This run was originally published over several years in the mid 1980’s, and the writing reflects the best of both the Silver Age and the more modern storylines. There is great time spent on Barry’s inner struggle, and the struggle of the public at large, to reconcile the heroic ideal and the very human tendency to protect those we love at any cost. But, there are also wacky subplots and moments that only older comics can provide. The thing I love best about older comics like these is, they don’t take themselves too seriously, even though the subject matter may hardly be a laughing matter.

There is much more to the story than the bare bones I have laid above, with many subplots featuring Flash’s rogues gallery, his lawyer, and the Justice League, that all fit together magnificently in the end, in ways you wouldn’t expect. After finishing it, I am simply awestruck at the creative energy that went into a story several years in the making. This is easily up for my best 2018 reads list.

My only nitpick with this volume was, while the art was great, the DC Showcase volume it’s contained in only printed it in black and white. I was disappointed at first, but got used to it as I read. It did become hard to distinguish some characters from one another, especially the Rogues Gallery who, apart from Captain Cold (with his signature fluffy hood), seem to all be wearing the same thing. I’m sure their costumes are colored differently from one another, but it was all lost here.

I haven’t read much Flash, but this is obviously a definitive story for the character. Enough backstory is explained to where I would give it to a new Flash fan; there are also enough recognizable characters to a fan of the show who hasn’t yet started the comics. For those who may be daunted by the length – don’t be. Devouring this one in bite-sized chunks over several days made me forget I was sick for a little while 😉

– Kathleen

Bates, Cary, Carmine Infantino, et al. DC Showcase Presents: The Trial of the Flash. 2011.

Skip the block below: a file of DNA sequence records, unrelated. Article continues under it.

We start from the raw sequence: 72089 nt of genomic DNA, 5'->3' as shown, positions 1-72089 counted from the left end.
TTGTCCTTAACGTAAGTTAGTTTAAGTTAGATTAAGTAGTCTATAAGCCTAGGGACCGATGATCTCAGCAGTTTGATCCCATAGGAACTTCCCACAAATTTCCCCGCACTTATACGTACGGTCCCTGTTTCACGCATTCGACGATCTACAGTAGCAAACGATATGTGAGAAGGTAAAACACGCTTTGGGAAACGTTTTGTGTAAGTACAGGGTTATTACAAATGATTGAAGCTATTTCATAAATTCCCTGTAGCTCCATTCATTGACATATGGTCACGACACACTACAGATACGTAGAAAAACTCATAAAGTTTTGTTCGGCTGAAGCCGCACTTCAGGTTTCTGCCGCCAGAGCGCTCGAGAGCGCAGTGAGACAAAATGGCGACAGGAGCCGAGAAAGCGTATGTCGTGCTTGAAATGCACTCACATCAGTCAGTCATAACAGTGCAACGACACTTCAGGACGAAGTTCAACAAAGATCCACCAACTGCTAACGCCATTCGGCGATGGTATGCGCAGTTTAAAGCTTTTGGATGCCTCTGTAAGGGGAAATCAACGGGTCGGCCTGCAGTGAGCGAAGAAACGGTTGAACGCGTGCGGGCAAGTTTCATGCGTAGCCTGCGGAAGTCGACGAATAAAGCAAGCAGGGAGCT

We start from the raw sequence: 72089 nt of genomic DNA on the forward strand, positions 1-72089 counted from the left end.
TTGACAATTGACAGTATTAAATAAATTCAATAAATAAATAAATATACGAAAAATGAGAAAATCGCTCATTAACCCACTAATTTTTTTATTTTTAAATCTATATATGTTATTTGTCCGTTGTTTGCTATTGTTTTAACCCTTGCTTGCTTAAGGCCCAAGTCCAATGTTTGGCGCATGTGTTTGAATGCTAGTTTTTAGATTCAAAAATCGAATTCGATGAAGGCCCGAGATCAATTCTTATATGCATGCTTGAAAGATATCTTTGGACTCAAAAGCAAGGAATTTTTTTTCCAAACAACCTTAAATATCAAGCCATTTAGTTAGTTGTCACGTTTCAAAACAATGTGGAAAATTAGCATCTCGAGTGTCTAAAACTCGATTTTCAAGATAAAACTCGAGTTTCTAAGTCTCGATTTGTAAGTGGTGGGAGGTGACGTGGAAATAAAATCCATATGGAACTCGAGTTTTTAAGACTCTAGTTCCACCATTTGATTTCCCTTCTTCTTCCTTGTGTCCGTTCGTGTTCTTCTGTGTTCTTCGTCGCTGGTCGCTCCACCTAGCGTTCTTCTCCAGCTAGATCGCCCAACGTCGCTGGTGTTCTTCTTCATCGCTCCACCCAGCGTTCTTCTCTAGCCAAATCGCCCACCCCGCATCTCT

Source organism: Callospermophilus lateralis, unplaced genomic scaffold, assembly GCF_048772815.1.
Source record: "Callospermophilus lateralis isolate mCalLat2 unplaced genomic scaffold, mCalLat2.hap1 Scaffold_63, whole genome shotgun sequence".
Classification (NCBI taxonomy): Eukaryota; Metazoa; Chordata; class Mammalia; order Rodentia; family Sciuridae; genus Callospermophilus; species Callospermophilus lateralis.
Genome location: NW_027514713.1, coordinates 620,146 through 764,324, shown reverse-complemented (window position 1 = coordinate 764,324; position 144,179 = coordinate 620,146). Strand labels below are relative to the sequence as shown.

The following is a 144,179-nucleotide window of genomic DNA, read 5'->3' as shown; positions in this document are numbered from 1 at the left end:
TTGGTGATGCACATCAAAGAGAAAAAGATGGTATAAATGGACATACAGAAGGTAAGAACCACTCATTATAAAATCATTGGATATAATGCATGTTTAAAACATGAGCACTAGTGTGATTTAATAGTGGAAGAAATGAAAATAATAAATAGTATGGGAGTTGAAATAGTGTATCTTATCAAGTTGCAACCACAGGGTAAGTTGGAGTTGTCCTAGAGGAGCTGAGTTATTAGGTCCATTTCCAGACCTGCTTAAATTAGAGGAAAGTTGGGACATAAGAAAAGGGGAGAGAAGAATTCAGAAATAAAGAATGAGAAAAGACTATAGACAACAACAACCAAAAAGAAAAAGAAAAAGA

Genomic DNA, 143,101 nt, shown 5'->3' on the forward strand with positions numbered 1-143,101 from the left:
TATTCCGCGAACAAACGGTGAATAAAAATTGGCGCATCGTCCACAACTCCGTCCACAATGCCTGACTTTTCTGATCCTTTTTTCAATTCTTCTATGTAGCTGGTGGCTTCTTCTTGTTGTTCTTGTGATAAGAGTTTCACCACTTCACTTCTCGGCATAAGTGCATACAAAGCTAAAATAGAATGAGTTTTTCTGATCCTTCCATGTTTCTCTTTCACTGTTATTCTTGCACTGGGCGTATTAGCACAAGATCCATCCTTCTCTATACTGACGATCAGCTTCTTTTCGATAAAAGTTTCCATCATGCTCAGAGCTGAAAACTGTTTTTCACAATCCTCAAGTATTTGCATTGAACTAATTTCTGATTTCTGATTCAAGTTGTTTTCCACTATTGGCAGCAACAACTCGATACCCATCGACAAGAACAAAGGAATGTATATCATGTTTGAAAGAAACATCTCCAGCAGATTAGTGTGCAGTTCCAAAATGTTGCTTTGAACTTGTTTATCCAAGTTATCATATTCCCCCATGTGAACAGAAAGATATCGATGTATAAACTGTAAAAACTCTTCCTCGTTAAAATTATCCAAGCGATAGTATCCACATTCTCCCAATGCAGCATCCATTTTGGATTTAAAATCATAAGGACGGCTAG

The Flash (Rebirth, Vol. 1): Lightning Strikes Twice

Barry Allen became the Flash when he was struck by lightning and gained access to the Speedforce. For a long time, he was the only one. But now, all over Central City, a whole bunch of citizens have been struck by lightning and have gained the same powers Barry has. Some, like Barry’s friend August Heart, love their newfound abilities; others are scared and want to go back to a normal life. Dr. Meena Dhawan, a scientist at S.T.A.R. Labs, has been inviting those who’ve been affected to train with her, to learn to control their abilities. The Speedforce granted her the ability to sense the Speedforce in others. Together, Barry, August, and Meena are helping the new speedsters and protecting them from a new threat. A speedster called Godspeed is targeting these new recruits and stealing their speed. Barry feels responsible, but he’s not alone anymore and thus doesn’t have to shoulder the burden on his own. When the identity of Godspeed is revealed, he thinks it may just be better to go it alone…

This one had a lot packed in it. The first issue had to do a lot with the Batman/The Flash: The Button (2017), which I hadn’t read, so I felt a little lost. I’ve heard it’s good, so I’ll have to pick it up =P After that, it dropped off, and the story picks up by itself. There was a lot going on in the story here, but everything ties together nicely. By the end I wanted to go back and see what I’d missed! The art is serviceable. The figures are very angular, every edge and corner sharp. It works great in the action scenes with all the lightning, but just looks plain odd in slower scenes. This is one of the better Rebirth titles I’ve picked up, and will be reading more!

– Kathleen

Williamson, Joshua, Carmine di Giandomenico, and Ivan Plascencia. The Flash (Rebirth, Vol. 1): Lightning Strikes Twice. 2017.

The Flash: Rebirth (2010)

Barry Allen sacrificed himself during the Crisis on Infinite Earths to restore balance to the Multiverse. He’s escaped the Speedforce and was brought back to life, a feat that no other Speedster has been able to accomplish. Everyone – the League, the citizens of Central City, and his family – are overjoyed to have him back. In fact, the only person who’s not happy about it is Barry himself. He feels a strange urgency, like time is running out. But for what, he’s not sure. The world is telling him to slow down, but Barry feels he needs to go faster than ever. He’s not entirely convinced he escaped the Speedforce on his own – he may have been set free. But by who, and for what purpose? Could he have been brought back to life just to die again?

As big a fan as I am of the show, I can’t believe it’s taken me this long to actually pick up a Flash comic. I absolutely loved it! The artwork was dynamic and crackling with power and emotion. You know anything Geoff Johns writes is going to be good, but this story was just phenomenal. The emotional pull of Barry’s dilemma and his family willing to do anything to help is what makes this story special. The story is just as fast-paced as you’d expect a Flash comic to be, but the love that was obviously infused into the story and characters carries a lot of weight. I will definitely be looking for more.